I also have to single out for praise the gorgeous cover, created by Doug Drexler. Mr. Drexler is a special-effects wizard who worked on many of the Trek series as well as other great sci-fi TV series, and he’s been creating some wonderful cover images for the recent Pocket Books Star Trek novels. His depiction of the super-weapon feels a little inspired by Babylon 5, but I really like it as it has an unusual-for-Trek look to it. The cover is a magnificent piece of work, a really cool, exciting image of sci-fi action that sets a wonderful tone for the book.
Overall, Armageddon’s Arrow was an excellent novel. I’ll be back soon with my thoughts on the next Trek novel, the DS9-focused Force and Motion.
Previous Star Trek novel reviews:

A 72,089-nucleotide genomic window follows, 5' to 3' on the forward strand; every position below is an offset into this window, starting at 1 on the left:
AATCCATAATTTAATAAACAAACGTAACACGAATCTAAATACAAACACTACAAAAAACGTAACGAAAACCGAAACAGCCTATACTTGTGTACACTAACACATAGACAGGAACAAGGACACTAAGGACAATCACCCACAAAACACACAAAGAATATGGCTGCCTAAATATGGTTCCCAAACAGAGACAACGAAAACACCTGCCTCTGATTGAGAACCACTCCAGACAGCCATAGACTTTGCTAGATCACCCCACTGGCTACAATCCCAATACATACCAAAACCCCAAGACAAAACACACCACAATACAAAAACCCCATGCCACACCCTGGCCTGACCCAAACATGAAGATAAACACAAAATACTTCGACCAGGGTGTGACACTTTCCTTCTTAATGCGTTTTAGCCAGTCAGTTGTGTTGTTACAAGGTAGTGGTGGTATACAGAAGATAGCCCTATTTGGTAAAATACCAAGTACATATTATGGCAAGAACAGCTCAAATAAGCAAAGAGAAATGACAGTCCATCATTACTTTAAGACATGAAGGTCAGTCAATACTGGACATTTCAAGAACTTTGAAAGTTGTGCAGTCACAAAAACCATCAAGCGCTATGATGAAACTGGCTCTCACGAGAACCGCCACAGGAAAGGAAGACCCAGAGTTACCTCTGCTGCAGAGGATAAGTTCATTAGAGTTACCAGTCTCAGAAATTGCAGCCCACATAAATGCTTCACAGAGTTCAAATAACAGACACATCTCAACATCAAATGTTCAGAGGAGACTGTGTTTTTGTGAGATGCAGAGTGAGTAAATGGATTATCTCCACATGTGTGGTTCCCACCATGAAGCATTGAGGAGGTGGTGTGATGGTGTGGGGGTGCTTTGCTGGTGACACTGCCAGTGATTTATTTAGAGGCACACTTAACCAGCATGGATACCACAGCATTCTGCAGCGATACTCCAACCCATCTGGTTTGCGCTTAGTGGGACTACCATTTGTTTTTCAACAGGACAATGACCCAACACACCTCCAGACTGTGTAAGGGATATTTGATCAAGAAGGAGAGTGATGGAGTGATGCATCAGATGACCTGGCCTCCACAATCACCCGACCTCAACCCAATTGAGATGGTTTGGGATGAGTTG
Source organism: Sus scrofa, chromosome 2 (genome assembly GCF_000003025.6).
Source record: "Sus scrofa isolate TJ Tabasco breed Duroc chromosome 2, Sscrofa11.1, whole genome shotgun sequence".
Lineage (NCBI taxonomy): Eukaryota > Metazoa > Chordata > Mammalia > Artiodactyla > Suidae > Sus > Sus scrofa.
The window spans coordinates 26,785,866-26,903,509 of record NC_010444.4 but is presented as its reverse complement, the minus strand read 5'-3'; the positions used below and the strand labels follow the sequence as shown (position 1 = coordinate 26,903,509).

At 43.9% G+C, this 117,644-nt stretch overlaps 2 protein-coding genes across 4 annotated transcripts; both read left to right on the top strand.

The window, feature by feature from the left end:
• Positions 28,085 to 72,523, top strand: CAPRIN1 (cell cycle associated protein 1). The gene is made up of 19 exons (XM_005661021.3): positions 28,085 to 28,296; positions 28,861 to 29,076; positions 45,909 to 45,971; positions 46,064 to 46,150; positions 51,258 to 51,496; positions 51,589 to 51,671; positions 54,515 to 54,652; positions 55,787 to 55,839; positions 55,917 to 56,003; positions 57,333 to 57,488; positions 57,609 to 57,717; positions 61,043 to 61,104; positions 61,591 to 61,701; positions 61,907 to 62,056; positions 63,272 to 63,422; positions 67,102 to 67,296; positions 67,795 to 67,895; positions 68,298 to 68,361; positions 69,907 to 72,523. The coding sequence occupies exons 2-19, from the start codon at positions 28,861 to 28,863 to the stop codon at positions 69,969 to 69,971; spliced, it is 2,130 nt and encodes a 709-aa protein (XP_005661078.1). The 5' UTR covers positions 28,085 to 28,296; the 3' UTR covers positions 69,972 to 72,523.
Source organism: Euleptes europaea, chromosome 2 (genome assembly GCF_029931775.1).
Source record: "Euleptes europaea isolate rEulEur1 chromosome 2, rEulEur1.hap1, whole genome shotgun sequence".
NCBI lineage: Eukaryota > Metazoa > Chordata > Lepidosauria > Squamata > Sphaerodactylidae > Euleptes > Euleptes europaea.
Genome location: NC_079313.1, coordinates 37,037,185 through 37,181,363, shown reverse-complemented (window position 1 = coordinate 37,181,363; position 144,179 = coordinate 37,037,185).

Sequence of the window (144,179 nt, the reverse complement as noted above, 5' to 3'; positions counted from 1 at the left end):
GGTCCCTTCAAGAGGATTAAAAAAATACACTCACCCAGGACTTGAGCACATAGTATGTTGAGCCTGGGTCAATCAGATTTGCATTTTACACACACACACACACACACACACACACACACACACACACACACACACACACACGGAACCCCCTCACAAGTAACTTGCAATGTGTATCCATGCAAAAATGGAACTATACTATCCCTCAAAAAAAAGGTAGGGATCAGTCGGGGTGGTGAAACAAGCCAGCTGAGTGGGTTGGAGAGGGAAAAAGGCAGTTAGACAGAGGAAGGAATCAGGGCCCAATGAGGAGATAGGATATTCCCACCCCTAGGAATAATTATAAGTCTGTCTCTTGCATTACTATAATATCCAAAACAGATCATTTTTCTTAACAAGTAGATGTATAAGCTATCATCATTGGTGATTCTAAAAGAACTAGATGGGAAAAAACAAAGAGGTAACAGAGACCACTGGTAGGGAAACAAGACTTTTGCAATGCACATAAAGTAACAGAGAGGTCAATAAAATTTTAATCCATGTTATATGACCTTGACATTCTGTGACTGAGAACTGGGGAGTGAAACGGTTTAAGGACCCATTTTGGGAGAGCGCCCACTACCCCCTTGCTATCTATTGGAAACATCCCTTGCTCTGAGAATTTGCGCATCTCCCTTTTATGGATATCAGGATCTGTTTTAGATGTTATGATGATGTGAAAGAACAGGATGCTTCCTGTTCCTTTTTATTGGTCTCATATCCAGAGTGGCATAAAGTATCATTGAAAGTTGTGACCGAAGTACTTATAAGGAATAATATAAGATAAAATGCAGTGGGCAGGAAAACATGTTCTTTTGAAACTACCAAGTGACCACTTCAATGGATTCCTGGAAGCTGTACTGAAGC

Star Trek: The Next Generation – The Sky’s The Limit, Resistance and Q & A, Before Dishonor and Greater than the Sum, Destiny trilogy, A Singular Destiny, Losing the Peace,Immortal Coil, Cold Equations Book 1: The Persistence of Memory, Cold Equations Book 2: Silent Weapons, Cold Equations Book 3: The Body Electric, The Light Fantastic, Takedown
Star Trek: Enterprise — Kobayashi Maru, The Romulan War: Beneath the Raptor’s Wing, The Romulan War: To Brave the Storm, Rise of the Federation: A Choice of Futures, Rise of the Federation: Tower of Babel
Star Trek: Typhon Pact – Book 1: Zero-Sum Game, Book 2: Seize the Fire, Book 3: Rough Beasts of Empire, Book 4: Paths of Disharmony, The Struggle Within (e-book), Plagues of Night and Raise the Dawn, Brinkmanship
Star Trek: New Frontier – Series overview, Stone & Anvil, After the Fall, and Missing in Action, Treason and Blind Man’s Bluff
Star Trek: Mirror Universe (Books 1 & 2) – Star Trek: Mirror Universe: Shards & Shadows – Star Trek: Mirror Universe: The Sorrows of Empire — Star Trek: Mirror Universe: Rise Like Lions – Star Trek: Myriad Universes (Books 1 & 2) – Star Trek: Myriad Universes: Shattered Light